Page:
From desktops to cell phones, computing technology keeps us connected wherever we go-and for nearly two decades, Intel Corporation and Carnegie Mellon University have pioneered research to improve devices that enhance our daily lives.
At the heart of that endeavor lies the Intel Labs vision of essential computing: recognizing which technologies we rely on the most and developing ways to incorporate them seamlessly into our lives. With Intel's foresight and Carnegie Mellon's expertise, essential computing will "collectively empower individuals, connect them to each other and into the fabric of networked society," said George Cox, strategist/architect of the Intel Communication Group.
Most recently, Carnegie Mellon's School of Computer Science became the latest research institution-one of only two in the United States-to host a site as part of Open Cirrus, a global, open-source test bed for the advancement of cloud computing research and education. This computing cluster will provide additional resources for Carnegie Mellon faculty and other researchers worldwide. Open Cirrus was launched in 2008 by HP, Intel and Yahoo! to promote open collaboration among industry, academia and governments on data-intensive, Internet-scale computing. The test bed now includes cloud computing infrastructure at 10 "centers of excellence" worldwide.
"The phenomenal success of the worldwide web (WWW) was built on open-source (the Linux-Apache-MySQL-Python stack) in partnership between universities and academia. At Intel, we hope that Open Cirrus will both enable academic research on cloud software from infrastructure to applications, but also recreate that dynamic partnership to power the development of the cloud as an global, open, interoperable, information and compute platform for the 21st century," said Andrew Chien, vice president of Intel Labs and director of Future Technologies Research.
"This site embodies our commitment to the collaborative, open-source research environment that Open Cirrus promotes and to aggressively pursuing cloud computing research on this campus," said Greg Ganger, professor of electrical and computer engineering and director of Carnegie Mellon's Parallel Data Lab.
Organizations increasingly take advantage of cloud computing, which allows them to use shared services and data processing and storage resources that are managed by other organizations. But until recently, university faculty and students did not have direct access to cloud computing resources necessary for research and education on this emerging computing paradigm. That limited universities in their ability to prepare students who will increasingly work in cloud environments. It also inhibited academic research on new applications for the cloud, and on how to improve the software and hardware that enables cloud computing.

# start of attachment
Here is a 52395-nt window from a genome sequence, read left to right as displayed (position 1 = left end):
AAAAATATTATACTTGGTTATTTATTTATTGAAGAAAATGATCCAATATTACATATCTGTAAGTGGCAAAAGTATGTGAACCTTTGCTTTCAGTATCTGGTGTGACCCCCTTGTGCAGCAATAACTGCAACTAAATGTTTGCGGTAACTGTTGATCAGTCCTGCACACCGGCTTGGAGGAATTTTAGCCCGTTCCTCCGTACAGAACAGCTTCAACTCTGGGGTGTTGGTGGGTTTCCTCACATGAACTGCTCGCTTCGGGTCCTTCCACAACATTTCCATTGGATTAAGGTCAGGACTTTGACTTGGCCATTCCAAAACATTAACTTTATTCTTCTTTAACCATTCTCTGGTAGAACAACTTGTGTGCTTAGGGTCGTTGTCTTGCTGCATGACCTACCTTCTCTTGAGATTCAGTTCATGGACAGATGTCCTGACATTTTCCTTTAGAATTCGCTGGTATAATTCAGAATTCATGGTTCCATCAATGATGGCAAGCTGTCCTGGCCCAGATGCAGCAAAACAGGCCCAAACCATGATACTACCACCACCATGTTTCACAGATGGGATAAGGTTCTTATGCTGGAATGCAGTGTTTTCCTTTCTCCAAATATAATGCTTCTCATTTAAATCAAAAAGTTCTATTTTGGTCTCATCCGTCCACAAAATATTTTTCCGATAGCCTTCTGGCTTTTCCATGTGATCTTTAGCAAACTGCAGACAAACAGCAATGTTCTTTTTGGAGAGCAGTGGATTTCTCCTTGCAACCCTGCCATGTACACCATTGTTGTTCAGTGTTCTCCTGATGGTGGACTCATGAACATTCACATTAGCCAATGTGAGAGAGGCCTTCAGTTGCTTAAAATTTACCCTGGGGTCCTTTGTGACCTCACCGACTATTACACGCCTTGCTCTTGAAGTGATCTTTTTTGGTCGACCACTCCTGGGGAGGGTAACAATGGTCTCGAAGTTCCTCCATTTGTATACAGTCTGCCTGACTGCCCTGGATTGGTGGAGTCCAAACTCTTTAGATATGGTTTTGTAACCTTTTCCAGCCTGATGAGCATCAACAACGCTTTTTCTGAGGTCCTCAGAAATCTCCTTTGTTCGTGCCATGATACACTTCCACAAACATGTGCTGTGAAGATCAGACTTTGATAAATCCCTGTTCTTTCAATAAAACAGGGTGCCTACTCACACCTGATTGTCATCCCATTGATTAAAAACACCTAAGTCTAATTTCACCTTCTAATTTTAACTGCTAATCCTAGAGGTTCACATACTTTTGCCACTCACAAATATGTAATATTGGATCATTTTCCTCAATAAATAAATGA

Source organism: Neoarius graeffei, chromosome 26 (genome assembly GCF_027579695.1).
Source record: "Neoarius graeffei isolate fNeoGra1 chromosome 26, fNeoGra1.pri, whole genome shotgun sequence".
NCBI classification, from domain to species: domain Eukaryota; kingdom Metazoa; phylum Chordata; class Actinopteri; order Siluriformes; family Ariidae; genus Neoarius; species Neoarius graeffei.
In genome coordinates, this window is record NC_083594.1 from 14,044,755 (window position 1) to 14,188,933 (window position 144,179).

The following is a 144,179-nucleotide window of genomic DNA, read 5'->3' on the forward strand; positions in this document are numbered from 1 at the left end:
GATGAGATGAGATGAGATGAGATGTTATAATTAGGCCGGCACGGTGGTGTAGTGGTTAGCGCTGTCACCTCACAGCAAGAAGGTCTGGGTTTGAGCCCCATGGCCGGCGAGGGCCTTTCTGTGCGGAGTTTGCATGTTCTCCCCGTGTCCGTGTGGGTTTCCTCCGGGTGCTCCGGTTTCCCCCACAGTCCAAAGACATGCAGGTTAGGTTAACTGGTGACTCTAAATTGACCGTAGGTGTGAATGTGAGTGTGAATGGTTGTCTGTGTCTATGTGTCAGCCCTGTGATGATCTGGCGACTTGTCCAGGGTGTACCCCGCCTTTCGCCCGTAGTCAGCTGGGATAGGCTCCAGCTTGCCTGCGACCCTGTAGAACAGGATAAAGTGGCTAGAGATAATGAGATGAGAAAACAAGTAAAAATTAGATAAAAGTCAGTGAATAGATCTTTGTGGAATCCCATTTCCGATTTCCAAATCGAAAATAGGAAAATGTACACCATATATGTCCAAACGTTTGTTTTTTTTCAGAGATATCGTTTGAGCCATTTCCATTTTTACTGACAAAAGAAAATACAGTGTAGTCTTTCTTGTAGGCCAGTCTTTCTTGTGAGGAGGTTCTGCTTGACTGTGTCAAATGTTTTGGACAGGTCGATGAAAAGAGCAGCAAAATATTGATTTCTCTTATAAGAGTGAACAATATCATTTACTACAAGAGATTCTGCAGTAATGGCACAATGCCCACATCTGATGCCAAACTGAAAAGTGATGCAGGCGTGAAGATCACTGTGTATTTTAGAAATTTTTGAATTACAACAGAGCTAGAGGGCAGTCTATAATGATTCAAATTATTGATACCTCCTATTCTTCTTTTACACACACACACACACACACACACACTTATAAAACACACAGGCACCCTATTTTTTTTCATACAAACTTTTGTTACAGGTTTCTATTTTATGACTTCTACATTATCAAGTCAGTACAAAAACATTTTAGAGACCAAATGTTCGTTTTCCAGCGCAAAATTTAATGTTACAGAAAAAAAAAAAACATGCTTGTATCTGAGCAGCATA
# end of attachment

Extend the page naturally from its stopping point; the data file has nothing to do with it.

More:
"Having a facility like this and being able to participate in Open Cirrus will provide us with unprecedented opportunities for research and education on Internet-scale computing," said Randal E. Bryant, dean of the School of Computer Science. "We see applications well beyond those being pursued by industry today, including astronomy, neuroscience, and knowledge extraction and representation, and we will be able to delve more deeply into the design of the system itself."
The successful history of collaboration between Intel and Carnegie Mellon began when the world's leading manufacturer of microprocessors wanted to develop a parallel supercomputer to expand processing power. So, they tapped the university known for its cutting edge computing technology.
The iWarp project began in 1988 to investigate issues involved in building and using high performance computer systems with powerful communication support. The project led to the construction of the iWarp machines, jointly developed by Carnegie Mellon and Intel. Intel announced the iWarp systems as a product in 1989, and built iWarp systems with over 1500 nodes. In summer 1990, the first iWarp prototype system was delivered to Carnegie Mellon and the first 64 cell systems were delivered within months. The machines remained on campus until the mid-1990s.
The iWarp project marked a significant turning point in computer science, advancing greatly single-chip processing technology. Intel's willingness to equip Carnegie Mellon researchers with the tools necessary to build such a machine, and to work hand-in-hand with the university, resulted in a functional model that scientists could study and eventually improve.
iWarp's success inspired many similar projects at Carnegie Mellon in the following years, including Fx, Nectar, Airshed project, Quake project, Scandal project, and numerous supercomputing and parallel computing research groups.
As work on the iWarp project was winding down, Intel ran into a bugging problem in some of its processors. Although the bugs only occurred rarely, they had disastrous consequences. To fix the problem, Carnegie Mellon computer science professors Randal Bryant and Ed Clarke developed a system of formal verification to prove the correctness of system algorithms. Formal verification constructs an abstract model of the system, allowing researchers to test for vulnerability prior to taking the technology to market, thus saving millions of dollars. Intel subsequently picked up the software and integrated it into each new processor-and the technology continues to be in use today.